Milos Raonic getting a mouthful of help at the Australian Open

Canada's Milos Raonic bites his mouthguard during his fourth round match against Switzerland's Stan Wawrinka at the Australian Open tennis tournament at Melbourne Park, Australia, January 25, 2016. REUTERS/Thomas Peter

By Jerry Langton

You might have noticed that Milos Raonic looks a little different at the Australian Open this year. There’s an added zip in his serve, a spring in his step and, clearly, something in his mouth.

The Canadian tennis sensation is wearing a mouthguard. It’s not there to protect his teeth from sudden impact, but to straighten his jaw. Raonic suffers from temporomandibular joint disorder (TMD), which means that his jaw’s resting position is not in line with its optimum bite position.

That, according to Dr. Eddie Siman, Beverly Hills-based dentist and TMD expert, can lead to all kinds of health problems. “Remember that the body, especially the muscles, are dynamic and interconnected,” he says. “The tension and spasms that start in your jaw with TMD can affect every part of your body.” Those effects can include severe headaches as well as joint and muscle pain.

After an injury and surgery-plagued 2015, Raonic had a custom mouthguard made. He had become convinced that his persistent back problems came from his jaw misalignment and teeth grinding. Siman agrees. “Think of it as wearing one shoe that’s taller than the other,” he says. “You have to compensate for that; and it will forces your muscles into spasm and that leads to pain and limited movement.” He says that TMD is commonplace and often misdiagnosed. Its effects on muscles are usually treated with painkillers or massage, which only leave the root cause of the problem in place.

The mouthguard seems to be working for Raonic. He put in a strong showing in Australia, beating No. 4-ranked Stan Warwinka in a thrilling five-set victory in the fourth round to set up a quarterfinal against France's Gaël Monfils (3:30 a.m. Eastern start Wednesday). More important, he’s reporting no injuries.

And it’s not just backaches and missing teeth that mouthguards can help prevent. Los Angeles and Phoenix-based Force Impact Technologies has developed FitGuard, a mouthguard that uses an accelerometer to measure the severity of head impacts.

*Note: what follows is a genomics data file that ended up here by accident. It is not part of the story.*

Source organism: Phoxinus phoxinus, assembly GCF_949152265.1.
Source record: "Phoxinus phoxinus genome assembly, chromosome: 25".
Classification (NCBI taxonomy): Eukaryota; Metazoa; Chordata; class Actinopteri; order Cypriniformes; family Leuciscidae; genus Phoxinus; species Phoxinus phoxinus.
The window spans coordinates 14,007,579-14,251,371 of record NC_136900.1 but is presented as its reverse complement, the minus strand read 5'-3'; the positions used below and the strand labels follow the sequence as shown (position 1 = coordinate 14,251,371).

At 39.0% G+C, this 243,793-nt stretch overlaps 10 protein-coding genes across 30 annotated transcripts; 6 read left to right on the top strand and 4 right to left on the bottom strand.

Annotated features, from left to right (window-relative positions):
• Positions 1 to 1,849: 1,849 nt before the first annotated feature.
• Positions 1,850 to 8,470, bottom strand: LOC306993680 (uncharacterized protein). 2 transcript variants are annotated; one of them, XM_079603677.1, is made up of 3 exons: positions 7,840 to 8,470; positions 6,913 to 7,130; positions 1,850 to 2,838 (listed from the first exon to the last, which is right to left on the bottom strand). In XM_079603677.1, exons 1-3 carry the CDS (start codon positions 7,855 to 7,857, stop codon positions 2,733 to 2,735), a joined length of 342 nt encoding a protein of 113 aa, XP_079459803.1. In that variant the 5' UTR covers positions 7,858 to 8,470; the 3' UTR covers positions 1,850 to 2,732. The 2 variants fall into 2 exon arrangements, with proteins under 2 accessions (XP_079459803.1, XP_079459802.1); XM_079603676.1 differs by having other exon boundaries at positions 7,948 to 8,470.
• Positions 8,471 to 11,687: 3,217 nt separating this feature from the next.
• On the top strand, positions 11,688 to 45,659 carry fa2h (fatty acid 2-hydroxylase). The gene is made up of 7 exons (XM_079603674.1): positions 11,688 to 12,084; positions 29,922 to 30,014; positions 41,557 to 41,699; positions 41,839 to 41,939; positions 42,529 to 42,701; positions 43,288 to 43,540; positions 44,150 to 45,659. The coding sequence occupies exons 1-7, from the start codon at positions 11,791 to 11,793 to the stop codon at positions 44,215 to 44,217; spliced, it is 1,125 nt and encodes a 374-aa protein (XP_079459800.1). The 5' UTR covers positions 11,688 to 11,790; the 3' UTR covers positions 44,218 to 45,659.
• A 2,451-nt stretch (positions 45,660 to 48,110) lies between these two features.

Since concussions have become a major talking point in sports, especially among young people, FitGuard offers an early-warning system for head injuries — its makers call it “a check engine light for the brain.”

The mouthguard comes with an LED light that shines green, yellow or red depending on the severity of the hit. At the same time, a set of data regarding the severity of the hit is sent via Bluetooth to a smartphone app that can be used to help coaches and parents make decisions about a player’s health.

Of course, the FitGuard is only measuring the severity of impacts, it does not monitor the wearer’s brain. “What we’re not doing is diagnosing concussions,” said Bob Merriman, Force Impact Technologies’ cofounder and chief operating officer. “Rather, we’re simply trying to call attention to hard impacts that youth officials and coaches may have missed.”

One sport that has long embraced mouthguards is boxing, and its foremost practitioner, retired champion Floyd Mayweather, is something of a connoisseur. Mayweather has his mouthguards custom made by Manhattan’s Dr. Lee Gause at a price tag of $25,000 each.

Not all of that money goes to technology, though. The ever-flamboyant Mayweather orders his mouthguards with gold flakes, diamonds and even $100 bills embedded in them. Less flashy mouthguards from Gause’s Iceberg Guards can be had for as little as $230.